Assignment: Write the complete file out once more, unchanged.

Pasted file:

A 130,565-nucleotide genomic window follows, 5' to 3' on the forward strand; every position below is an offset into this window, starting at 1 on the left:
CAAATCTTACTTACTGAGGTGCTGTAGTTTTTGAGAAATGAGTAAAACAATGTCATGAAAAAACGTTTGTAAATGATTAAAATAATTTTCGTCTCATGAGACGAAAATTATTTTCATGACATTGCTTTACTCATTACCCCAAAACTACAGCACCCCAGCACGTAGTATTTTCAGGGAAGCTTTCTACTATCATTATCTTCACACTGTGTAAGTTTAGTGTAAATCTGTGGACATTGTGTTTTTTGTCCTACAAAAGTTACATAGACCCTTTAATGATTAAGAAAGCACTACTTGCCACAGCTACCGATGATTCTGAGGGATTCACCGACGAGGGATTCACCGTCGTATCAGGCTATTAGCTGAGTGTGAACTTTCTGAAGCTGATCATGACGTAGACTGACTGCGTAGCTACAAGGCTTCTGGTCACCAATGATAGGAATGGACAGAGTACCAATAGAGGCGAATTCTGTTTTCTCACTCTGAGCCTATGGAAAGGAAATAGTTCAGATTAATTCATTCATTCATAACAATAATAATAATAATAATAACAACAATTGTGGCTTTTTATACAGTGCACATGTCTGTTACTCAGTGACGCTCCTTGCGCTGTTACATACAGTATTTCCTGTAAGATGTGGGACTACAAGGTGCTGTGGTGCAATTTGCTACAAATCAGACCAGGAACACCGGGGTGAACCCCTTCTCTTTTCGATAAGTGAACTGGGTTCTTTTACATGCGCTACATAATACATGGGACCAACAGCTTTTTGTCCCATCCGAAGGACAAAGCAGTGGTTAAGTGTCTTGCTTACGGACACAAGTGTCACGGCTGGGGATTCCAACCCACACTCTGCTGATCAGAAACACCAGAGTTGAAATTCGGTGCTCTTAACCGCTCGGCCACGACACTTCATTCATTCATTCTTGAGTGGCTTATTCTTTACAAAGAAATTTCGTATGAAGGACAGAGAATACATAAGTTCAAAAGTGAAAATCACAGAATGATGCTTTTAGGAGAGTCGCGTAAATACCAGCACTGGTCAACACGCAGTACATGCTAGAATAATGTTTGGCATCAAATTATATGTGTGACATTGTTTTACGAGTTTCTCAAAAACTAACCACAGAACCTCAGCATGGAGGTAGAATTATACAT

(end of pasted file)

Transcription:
A 130,565-nucleotide genomic window follows, 5' to 3' on the forward strand; every position below is an offset into this window, starting at 1 on the left:
CAAATCTTACTTACTGAGGTGCTGTAGTTTTTGAGAAATGAGTAAAACAATGTCATGAAAAAACGTTTGTAAATGATTAAAATAATTTTCGTCTCATGAGACGAAAATTATTTTCATGACATTGCTTTACTCATTACCCCAAAACTACAGCACCCCAGCACGTAGTATTTTCAGGGAAGCTTTCTACTATCATTATCTTCACACTGTGTAAGTTTAGTGTAAATCTGTGGACATTGTGTTTTTTGTCCTACAAAAGTTACATAGACCCTTTAATGATTAAGAAAGCACTACTTGCCACAGCTACCGATGATTCTGAGGGATTCACCGACGAGGGATTCACCGTCGTATCAGGCTATTAGCTGAGTGTGAACTTTCTGAAGCTGATCATGACGTAGACTGACTGCGTAGCTACAAGGCTTCTGGTCACCAATGATAGGAATGGACAGAGTACCAATAGAGGCGAATTCTGTTTTCTCACTCTGAGCCTATGGAAAGGAAATAGTTCAGATTAATTCATTCATTCATAACAATAATAATAATAATAATAACAACAATTGTGGCTTTTTATACAGTGCACATGTCTGTTACTCAGTGACGCTCCTTGCGCTGTTACATACAGTATTTCCTGTAAGATGTGGGACTACAAGGTGCTGTGGTGCAATTTGCTACAAATCAGACCAGGAACACCGGGGTGAACCCCTTCTCTTTTCGATAAGTGAACTGGGTTCTTTTACATGCGCTACATAATACATGGGACCAACAGCTTTTTGTCCCATCCGAAGGACAAAGCAGTGGTTAAGTGTCTTGCTTACGGACACAAGTGTCACGGCTGGGGATTCCAACCCACACTCTGCTGATCAGAAACACCAGAGTTGAAATTCGGTGCTCTTAACCGCTCGGCCACGACACTTCATTCATTCATTCTTGAGTGGCTTATTCTTTACAAAGAAATTTCGTATGAAGGACAGAGAATACATAAGTTCAAAAGTGAAAATCACAGAATGATGCTTTTAGGAGAGTCGCGTAAATACCAGCACTGGTCAACACGCAGTACATGCTAGAATAATGTTTGGCATCAAATTATATGTGTGACATTGTTTTACGAGTTTCTCAAAAACTAACCACAGAACCTCAGCATGGAGGTAGAATTATACAT